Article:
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Ukraine Receives Defensive Military Aid from U.K.

A Ukrainian military serviceman walks along the front line in the separatist-held Donetsk region. Anatolii Stepanov / AFP

Britain has sent defensive weapons to Ukraine amid mounting worries that Russia could invade its ex-Soviet neighbor, which is asking for Western military aid.

British Defense Secretary Ben Wallace told Parliament that London delivered to Ukraine on Monday a small number of anti-armor defensive weapon systems as well as a small number of training personnel.

This support is for short-range, and clearly defensive weapons capabilities; they are not strategic weapons and pose no threat to Russia,” Wallace said.

Canada also dispatched a small contingent of its special forces to Ukraine on Jan. 9, the country’s Global News broadcaster reported, citing unnamed sources.

Neither the U.K. nor Canada specified the number of weapons and troops sent to Ukraine.

The Kremlin said Tuesday that the reported arms supplies will not ease tensions in the region and also play into Russia’s concerns that Ukraine is being “exploited.”

Kyiv asked Western governments for additional arms supplies in the face of Moscow’s invasion threat after security talks between Russia and the U.S., NATO and the OSCE ended without a breakthrough last week.

Following the talks, Russia demanded that the U.S. and NATO provide a written response to its list of security guarantees early this week. The demands — which Washington and NATO rejected — include banning Ukraine from ever joining NATO and removing the Western military alliance’s troops and weapons from eastern Europe.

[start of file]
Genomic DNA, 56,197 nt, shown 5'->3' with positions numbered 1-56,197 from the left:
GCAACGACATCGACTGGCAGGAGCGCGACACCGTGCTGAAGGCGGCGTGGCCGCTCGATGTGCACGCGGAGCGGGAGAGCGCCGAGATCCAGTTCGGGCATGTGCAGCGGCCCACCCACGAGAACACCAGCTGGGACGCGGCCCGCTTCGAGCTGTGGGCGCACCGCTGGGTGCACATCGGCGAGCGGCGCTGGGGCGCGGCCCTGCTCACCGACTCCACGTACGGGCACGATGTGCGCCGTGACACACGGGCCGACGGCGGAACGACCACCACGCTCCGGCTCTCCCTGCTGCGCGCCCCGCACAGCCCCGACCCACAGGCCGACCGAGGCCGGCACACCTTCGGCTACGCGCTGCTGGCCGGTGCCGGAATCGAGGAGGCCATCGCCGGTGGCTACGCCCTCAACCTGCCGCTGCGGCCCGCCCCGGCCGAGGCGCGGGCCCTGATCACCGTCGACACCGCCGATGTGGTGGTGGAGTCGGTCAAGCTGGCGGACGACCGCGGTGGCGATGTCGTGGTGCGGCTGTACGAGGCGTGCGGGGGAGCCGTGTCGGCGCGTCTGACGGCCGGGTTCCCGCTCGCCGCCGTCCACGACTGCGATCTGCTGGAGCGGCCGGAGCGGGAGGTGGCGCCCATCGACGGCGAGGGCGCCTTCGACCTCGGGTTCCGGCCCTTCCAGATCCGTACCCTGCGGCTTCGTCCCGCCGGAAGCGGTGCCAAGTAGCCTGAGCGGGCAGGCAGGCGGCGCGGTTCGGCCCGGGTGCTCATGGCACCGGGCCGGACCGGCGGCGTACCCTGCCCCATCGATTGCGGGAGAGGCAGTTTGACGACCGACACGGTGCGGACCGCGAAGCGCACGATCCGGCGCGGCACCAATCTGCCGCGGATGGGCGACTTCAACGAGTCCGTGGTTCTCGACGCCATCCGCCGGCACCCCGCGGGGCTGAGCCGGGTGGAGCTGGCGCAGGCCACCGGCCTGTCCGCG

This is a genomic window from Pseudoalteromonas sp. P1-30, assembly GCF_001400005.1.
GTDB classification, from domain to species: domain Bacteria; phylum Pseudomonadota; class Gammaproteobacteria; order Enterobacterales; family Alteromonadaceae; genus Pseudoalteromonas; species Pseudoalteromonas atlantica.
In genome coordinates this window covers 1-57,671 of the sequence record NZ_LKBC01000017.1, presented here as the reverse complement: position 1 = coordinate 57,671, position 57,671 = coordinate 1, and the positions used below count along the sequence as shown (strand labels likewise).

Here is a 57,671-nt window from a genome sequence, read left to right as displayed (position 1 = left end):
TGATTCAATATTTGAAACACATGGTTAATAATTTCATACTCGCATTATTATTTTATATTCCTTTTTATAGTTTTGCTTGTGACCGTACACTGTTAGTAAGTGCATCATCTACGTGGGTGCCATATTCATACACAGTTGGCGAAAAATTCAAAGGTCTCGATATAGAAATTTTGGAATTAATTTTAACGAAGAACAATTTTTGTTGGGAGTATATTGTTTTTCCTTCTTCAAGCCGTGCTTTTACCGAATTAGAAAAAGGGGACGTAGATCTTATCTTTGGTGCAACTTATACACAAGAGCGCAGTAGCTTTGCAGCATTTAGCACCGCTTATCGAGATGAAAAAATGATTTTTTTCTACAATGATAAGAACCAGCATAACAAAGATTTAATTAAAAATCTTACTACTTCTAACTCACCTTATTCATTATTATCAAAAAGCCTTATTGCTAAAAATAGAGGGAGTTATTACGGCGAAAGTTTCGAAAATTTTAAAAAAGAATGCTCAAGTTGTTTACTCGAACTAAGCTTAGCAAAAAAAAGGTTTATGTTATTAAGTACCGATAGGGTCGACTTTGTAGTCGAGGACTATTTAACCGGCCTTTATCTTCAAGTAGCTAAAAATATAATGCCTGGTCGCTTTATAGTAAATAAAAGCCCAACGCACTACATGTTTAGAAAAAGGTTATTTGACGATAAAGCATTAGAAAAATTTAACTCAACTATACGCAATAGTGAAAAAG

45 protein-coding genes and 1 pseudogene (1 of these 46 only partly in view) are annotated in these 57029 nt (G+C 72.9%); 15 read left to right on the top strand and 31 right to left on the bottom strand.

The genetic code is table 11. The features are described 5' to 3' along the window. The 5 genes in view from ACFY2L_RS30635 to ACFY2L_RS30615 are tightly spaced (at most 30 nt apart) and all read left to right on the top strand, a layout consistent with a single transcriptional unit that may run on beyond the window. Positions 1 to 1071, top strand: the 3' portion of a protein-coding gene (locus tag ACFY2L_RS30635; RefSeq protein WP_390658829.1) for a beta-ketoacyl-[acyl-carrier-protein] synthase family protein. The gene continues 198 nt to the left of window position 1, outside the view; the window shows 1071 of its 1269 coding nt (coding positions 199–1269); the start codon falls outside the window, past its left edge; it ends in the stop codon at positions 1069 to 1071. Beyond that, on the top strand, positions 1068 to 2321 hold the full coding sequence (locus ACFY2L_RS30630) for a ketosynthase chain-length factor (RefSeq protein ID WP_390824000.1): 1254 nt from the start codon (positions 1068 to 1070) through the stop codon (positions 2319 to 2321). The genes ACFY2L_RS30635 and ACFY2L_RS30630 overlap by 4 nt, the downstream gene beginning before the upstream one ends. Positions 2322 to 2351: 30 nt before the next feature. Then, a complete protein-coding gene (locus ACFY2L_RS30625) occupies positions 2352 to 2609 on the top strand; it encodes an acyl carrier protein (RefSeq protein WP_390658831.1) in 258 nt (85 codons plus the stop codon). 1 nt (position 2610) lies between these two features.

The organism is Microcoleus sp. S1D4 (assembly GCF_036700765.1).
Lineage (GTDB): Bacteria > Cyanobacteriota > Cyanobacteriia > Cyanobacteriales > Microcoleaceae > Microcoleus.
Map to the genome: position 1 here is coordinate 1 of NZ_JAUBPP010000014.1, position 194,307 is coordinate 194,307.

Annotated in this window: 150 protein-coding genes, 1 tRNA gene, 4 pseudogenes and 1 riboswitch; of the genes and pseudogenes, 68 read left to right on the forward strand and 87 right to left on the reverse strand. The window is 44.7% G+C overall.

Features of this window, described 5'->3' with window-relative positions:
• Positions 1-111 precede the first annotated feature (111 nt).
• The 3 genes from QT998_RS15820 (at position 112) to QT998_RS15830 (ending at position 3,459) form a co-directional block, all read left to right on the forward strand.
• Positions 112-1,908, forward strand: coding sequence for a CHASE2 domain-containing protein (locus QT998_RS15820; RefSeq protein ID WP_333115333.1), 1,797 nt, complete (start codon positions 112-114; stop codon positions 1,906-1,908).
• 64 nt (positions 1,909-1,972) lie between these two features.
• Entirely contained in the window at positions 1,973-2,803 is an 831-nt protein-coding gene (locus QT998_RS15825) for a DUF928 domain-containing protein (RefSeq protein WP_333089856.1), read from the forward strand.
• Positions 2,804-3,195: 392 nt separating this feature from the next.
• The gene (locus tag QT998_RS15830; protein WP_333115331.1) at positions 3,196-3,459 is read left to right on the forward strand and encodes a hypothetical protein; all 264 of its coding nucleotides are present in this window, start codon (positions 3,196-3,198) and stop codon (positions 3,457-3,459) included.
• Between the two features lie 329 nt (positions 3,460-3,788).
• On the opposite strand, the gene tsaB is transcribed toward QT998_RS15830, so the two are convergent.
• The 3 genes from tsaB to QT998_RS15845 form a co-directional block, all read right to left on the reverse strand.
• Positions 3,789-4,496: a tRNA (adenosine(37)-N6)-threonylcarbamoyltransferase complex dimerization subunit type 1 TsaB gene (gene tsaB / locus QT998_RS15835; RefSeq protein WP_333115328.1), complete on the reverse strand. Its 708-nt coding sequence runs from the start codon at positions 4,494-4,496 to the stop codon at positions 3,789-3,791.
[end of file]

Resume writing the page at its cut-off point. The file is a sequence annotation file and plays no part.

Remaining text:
Russia’s Foreign Minister Sergei Lavrov warned Friday that NATO’s deployment of attack weapons in Ukraine would cross “another red line” for Moscow.

The White House warned last week that the Kremlin — which has an estimated 100,000 troops camping out on Ukraine’s border — was working on creating a false pretext to attack. Lavrov dismissed the claim as “total disinformation.”

Fears of a possible Russian invasion of Ukraine have been compounded by a cyberattack on Kyiv’s government websites by unknown hackers; Belarus’ announcement of joint military drills with Russia near the Ukrainian border; and a New York Times report that Russia nearly emptied out its embassy in Kyiv earlier this month.

The Russian Foreign Ministry responded to The New York Times' report by saying its embassy in Ukraine is operating as usual.

U.K. Defense Secretary Wallace said Monday he had invited Russian Defense Minister Sergei Shoigu to visit London as Western governments seek a diplomatic off-ramp.

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